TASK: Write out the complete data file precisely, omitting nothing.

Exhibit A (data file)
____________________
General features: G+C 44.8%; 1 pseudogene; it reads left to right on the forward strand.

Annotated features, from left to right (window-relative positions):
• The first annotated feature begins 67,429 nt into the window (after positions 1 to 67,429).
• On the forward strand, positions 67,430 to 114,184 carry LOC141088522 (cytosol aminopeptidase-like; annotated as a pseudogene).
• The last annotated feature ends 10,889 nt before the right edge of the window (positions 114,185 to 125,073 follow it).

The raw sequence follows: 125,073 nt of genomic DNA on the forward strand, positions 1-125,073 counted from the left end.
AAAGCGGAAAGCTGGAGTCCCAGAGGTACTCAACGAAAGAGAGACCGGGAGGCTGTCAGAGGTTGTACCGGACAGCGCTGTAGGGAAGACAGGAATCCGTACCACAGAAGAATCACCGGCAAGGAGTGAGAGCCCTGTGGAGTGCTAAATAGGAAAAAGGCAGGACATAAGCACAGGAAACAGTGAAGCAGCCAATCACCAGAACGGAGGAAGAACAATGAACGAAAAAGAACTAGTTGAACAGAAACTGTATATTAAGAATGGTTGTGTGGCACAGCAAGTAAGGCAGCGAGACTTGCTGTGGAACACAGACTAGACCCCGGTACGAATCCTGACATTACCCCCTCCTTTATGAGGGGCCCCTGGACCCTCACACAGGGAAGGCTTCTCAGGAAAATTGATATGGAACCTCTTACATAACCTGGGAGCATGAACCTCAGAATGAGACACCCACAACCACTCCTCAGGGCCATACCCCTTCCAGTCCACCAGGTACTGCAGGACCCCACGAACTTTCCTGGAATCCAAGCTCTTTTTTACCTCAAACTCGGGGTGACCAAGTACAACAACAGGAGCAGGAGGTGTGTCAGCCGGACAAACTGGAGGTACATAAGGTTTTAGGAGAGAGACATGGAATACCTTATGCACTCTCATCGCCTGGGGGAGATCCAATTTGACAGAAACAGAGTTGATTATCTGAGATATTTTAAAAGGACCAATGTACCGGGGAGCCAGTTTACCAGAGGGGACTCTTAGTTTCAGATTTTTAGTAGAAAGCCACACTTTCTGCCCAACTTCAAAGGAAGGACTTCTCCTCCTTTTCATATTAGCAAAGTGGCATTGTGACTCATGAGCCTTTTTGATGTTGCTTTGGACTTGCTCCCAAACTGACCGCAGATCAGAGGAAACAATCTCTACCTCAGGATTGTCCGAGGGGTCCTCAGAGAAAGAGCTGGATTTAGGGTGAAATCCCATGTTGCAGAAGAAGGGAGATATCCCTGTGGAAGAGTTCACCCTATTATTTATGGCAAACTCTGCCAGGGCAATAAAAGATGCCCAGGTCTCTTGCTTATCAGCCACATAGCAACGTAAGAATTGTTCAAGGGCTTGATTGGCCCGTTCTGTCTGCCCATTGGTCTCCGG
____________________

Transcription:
General features: G+C 44.8%; 1 pseudogene; it reads left to right on the forward strand.

Annotated features, from left to right (window-relative positions):
• The first annotated feature begins 67,429 nt into the window (after positions 1 to 67,429).
• On the forward strand, positions 67,430 to 114,184 carry LOC141088522 (cytosol aminopeptidase-like; annotated as a pseudogene).
• The last annotated feature ends 10,889 nt before the right edge of the window (positions 114,185 to 125,073 follow it).

The raw sequence follows: 125,073 nt of genomic DNA on the forward strand, positions 1-125,073 counted from the left end.
AAAGCGGAAAGCTGGAGTCCCAGAGGTACTCAACGAAAGAGAGACCGGGAGGCTGTCAGAGGTTGTACCGGACAGCGCTGTAGGGAAGACAGGAATCCGTACCACAGAAGAATCACCGGCAAGGAGTGAGAGCCCTGTGGAGTGCTAAATAGGAAAAAGGCAGGACATAAGCACAGGAAACAGTGAAGCAGCCAATCACCAGAACGGAGGAAGAACAATGAACGAAAAAGAACTAGTTGAACAGAAACTGTATATTAAGAATGGTTGTGTGGCACAGCAAGTAAGGCAGCGAGACTTGCTGTGGAACACAGACTAGACCCCGGTACGAATCCTGACATTACCCCCTCCTTTATGAGGGGCCCCTGGACCCTCACACAGGGAAGGCTTCTCAGGAAAATTGATATGGAACCTCTTACATAACCTGGGAGCATGAACCTCAGAATGAGACACCCACAACCACTCCTCAGGGCCATACCCCTTCCAGTCCACCAGGTACTGCAGGACCCCACGAACTTTCCTGGAATCCAAGCTCTTTTTTACCTCAAACTCGGGGTGACCAAGTACAACAACAGGAGCAGGAGGTGTGTCAGCCGGACAAACTGGAGGTACATAAGGTTTTAGGAGAGAGACATGGAATACCTTATGCACTCTCATCGCCTGGGGGAGATCCAATTTGACAGAAACAGAGTTGATTATCTGAGATATTTTAAAAGGACCAATGTACCGGGGAGCCAGTTTACCAGAGGGGACTCTTAGTTTCAGATTTTTAGTAGAAAGCCACACTTTCTGCCCAACTTCAAAGGAAGGACTTCTCCTCCTTTTCATATTAGCAAAGTGGCATTGTGACTCATGAGCCTTTTTGATGTTGCTTTGGACTTGCTCCCAAACTGACCGCAGATCAGAGGAAACAATCTCTACCTCAGGATTGTCCGAGGGGTCCTCAGAGAAAGAGCTGGATTTAGGGTGAAATCCCATGTTGCAGAAGAAGGGAGATATCCCTGTGGAAGAGTTCACCCTATTATTTATGGCAAACTCTGCCAGGGCAATAAAAGATGCCCAGGTCTCTTGCTTATCAGCCACATAGCAACGTAAGAATTGTTCAAGGGCTTGATTGGCCCGTTCTGTCTGCCCATTGGTCTCCGG